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What to include in an operating agreement for your LLC

Creating an operating agreement helps you and your partners establish the operating rules for your business. It also can prevent future arguments and protect your business interests. This is particularly important in Connecticut because of the new Connecticut Uniform Limited Liability Company Act (CULLCA).

The CULLCA is used to govern LLCs when holes exist in operating agreements. For example, if an operating agreement does not specify otherwise, the CULLCA states any changes to the operating agreement must be approved unanimously. Unanimous agreement can be tough to reach. The act also stipulates to add a new member to an LLC, there must be complete agreement among all the LLC members. The exception, of course, is if your operating agreement states agreement does not have to be unanimous. Here are some things you should consider including in your LLC’s operating agreement.

Can land use laws in CT stop development of my own property?

Connecticut landowners, like landowners everywhere, believe that they should be able to do what they wish with their own property. Unfortunately, there are limitations. Lawmakers have passed land use laws and regulations that govern what is and is not allowed in terms of land development in certain areas. It is not uncommon for landowners to find their plans in direct conflict with state or federal laws.

Undeveloped land, big problems: How do I know what limitations are present?

What to consider when choosing a trustee

Trusts are valuable estate planning tools that can be utilized to any number of ends. Connecticut residents can use trusts to minimize estate taxes, avoid probate and more easily pass assets to heirs. While people usually understand that selecting the right type of trust and funding it correctly is important, they often forget about what it takes to name the right trustee

A trustee is a person who is in charge of making important decisions regarding a trust, including making distributions, managing investments and paying taxes. These tasks may seem straightforward, but they require a specific skill set. This makes choosing the right person to fill the role almost as important as establishing the trust itself, as mismanagement could quickly derail the original plans and limit what a beneficiary receives.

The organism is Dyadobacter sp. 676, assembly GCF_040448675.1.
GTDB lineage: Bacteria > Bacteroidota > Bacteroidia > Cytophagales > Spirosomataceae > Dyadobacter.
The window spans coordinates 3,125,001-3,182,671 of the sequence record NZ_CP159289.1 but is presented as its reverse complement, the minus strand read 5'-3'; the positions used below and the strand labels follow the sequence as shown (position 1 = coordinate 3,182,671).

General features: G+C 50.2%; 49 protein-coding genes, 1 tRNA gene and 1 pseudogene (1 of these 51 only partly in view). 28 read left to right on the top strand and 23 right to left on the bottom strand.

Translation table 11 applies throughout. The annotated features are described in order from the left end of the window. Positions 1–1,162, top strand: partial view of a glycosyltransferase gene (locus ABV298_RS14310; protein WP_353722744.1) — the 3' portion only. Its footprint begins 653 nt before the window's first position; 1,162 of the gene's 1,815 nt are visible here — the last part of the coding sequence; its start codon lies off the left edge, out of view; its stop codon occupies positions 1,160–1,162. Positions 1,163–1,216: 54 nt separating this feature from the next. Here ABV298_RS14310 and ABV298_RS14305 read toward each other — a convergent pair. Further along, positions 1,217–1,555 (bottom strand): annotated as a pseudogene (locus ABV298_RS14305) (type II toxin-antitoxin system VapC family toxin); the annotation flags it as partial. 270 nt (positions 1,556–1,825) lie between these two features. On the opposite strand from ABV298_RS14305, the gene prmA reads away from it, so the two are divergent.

The drawbacks of buying virgin land for businesses

Owning raw land to establish an upcoming business has its benefits. Owners do not have to worry about any rent payments, the land itself does not cost as much as established properties and there is significantly more flexibility with how owners want everything built and positioned on the new property.

Unfortunately, many people who buy raw land for business ventures overlook several consequences that can come with the purchase. Before potential owners consider looking for undeveloped land, it is crucial that they know what this decision can cost them if they are not careful.

Business law: Synnex expands global reach through acquisition

Acquiring another business is an excellent strategy for expanding your customer base or increasing sales. In theory, these moves are great. In practice, things can get somewhat more complicated. To ensure a successful acquisition, Connecticut owners should be certain that they understand how things will play out under current business law.

Synnex Corporation -- an IT company -- recently acquired Convergys for $2.8 billion. Synnex plans to expand its Business Process Outsourcing reach by placing Convergys in its Concentrix division. This will put the company's BPO reach into 40 different companies, servicing clients in about 70 languages. It should also rake in an additional $2.7 billion in sales for BPO.

Special use permit granted for new casino's land use